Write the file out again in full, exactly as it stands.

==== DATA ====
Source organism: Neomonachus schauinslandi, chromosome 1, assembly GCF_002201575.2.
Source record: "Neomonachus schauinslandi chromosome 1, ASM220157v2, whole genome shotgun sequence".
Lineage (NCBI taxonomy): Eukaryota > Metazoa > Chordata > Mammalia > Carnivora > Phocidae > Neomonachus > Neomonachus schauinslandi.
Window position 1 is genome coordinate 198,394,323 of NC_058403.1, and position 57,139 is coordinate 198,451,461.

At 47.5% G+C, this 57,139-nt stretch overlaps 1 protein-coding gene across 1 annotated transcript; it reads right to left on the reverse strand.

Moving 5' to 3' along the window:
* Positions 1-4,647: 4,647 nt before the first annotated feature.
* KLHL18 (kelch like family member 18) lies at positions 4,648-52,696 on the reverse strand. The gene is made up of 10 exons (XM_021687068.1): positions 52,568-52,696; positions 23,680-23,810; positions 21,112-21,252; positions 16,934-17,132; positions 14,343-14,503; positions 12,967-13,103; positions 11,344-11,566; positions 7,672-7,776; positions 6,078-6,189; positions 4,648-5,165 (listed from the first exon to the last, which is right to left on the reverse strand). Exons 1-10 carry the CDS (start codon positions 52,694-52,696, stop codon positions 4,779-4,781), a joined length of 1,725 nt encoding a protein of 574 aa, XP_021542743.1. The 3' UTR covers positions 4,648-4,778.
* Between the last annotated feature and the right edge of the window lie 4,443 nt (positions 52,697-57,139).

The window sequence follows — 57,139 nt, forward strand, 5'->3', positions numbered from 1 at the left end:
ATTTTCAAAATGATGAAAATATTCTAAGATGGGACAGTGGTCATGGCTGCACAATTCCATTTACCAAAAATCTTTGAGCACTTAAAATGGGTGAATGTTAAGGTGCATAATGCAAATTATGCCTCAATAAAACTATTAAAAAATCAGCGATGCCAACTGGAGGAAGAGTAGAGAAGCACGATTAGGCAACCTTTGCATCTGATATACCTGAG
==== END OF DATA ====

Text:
Source organism: Neomonachus schauinslandi, chromosome 1, assembly GCF_002201575.2.
Source record: "Neomonachus schauinslandi chromosome 1, ASM220157v2, whole genome shotgun sequence".
Lineage (NCBI taxonomy): Eukaryota > Metazoa > Chordata > Mammalia > Carnivora > Phocidae > Neomonachus > Neomonachus schauinslandi.
Window position 1 is genome coordinate 198,394,323 of NC_058403.1, and position 57,139 is coordinate 198,451,461.

At 47.5% G+C, this 57,139-nt stretch overlaps 1 protein-coding gene across 1 annotated transcript; it reads right to left on the reverse strand.

Moving 5' to 3' along the window:
* Positions 1-4,647: 4,647 nt before the first annotated feature.
* KLHL18 (kelch like family member 18) lies at positions 4,648-52,696 on the reverse strand. The gene is made up of 10 exons (XM_021687068.1): positions 52,568-52,696; positions 23,680-23,810; positions 21,112-21,252; positions 16,934-17,132; positions 14,343-14,503; positions 12,967-13,103; positions 11,344-11,566; positions 7,672-7,776; positions 6,078-6,189; positions 4,648-5,165 (listed from the first exon to the last, which is right to left on the reverse strand). Exons 1-10 carry the CDS (start codon positions 52,694-52,696, stop codon positions 4,779-4,781), a joined length of 1,725 nt encoding a protein of 574 aa, XP_021542743.1. The 3' UTR covers positions 4,648-4,778.
* Between the last annotated feature and the right edge of the window lie 4,443 nt (positions 52,697-57,139).

The window sequence follows — 57,139 nt, forward strand, 5'->3', positions numbered from 1 at the left end:
ATTTTCAAAATGATGAAAATATTCTAAGATGGGACAGTGGTCATGGCTGCACAATTCCATTTACCAAAAATCTTTGAGCACTTAAAATGGGTGAATGTTAAGGTGCATAATGCAAATTATGCCTCAATAAAACTATTAAAAAATCAGCGATGCCAACTGGAGGAAGAGTAGAGAAGCACGATTAGGCAACCTTTGCATCTGATATACCTGAG